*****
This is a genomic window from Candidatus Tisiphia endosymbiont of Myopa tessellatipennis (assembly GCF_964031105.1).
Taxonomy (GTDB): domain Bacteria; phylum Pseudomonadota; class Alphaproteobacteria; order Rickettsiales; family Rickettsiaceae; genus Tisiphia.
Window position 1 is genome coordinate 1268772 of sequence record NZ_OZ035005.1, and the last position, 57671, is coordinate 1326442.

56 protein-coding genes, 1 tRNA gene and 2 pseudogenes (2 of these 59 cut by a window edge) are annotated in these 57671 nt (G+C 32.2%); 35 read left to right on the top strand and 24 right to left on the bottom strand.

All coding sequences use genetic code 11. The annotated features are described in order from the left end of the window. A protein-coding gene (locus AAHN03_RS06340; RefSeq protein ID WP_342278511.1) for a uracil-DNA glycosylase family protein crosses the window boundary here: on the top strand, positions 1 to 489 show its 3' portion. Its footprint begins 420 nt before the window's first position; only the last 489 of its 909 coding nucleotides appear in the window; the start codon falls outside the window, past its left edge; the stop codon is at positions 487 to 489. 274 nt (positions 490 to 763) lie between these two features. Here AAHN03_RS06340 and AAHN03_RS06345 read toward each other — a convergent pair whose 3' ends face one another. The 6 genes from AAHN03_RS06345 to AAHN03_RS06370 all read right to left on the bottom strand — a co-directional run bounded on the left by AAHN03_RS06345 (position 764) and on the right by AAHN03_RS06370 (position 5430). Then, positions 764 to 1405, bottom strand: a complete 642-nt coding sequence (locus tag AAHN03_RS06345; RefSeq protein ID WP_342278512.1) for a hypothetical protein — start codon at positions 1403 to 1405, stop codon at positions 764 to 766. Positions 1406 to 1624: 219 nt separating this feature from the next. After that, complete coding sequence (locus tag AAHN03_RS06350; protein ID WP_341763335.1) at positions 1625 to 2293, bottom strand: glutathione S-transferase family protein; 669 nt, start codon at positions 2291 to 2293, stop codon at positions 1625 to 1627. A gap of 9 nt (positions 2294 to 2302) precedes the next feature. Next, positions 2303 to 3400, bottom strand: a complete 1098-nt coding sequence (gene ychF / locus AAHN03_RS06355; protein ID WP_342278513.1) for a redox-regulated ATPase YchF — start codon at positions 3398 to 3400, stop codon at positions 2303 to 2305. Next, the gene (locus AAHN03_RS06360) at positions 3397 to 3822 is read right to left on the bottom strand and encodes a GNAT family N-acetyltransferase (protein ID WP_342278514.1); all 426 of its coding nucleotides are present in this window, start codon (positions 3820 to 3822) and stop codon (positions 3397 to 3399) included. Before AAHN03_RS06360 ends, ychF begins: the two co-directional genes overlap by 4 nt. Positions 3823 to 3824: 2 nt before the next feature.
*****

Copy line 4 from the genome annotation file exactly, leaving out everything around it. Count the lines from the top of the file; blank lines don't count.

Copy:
56 protein-coding genes, 1 tRNA gene and 2 pseudogenes (2 of these 59 cut by a window edge) are annotated in these 57671 nt (G+C 32.2%); 35 read left to right on the top strand and 24 right to left on the bottom strand.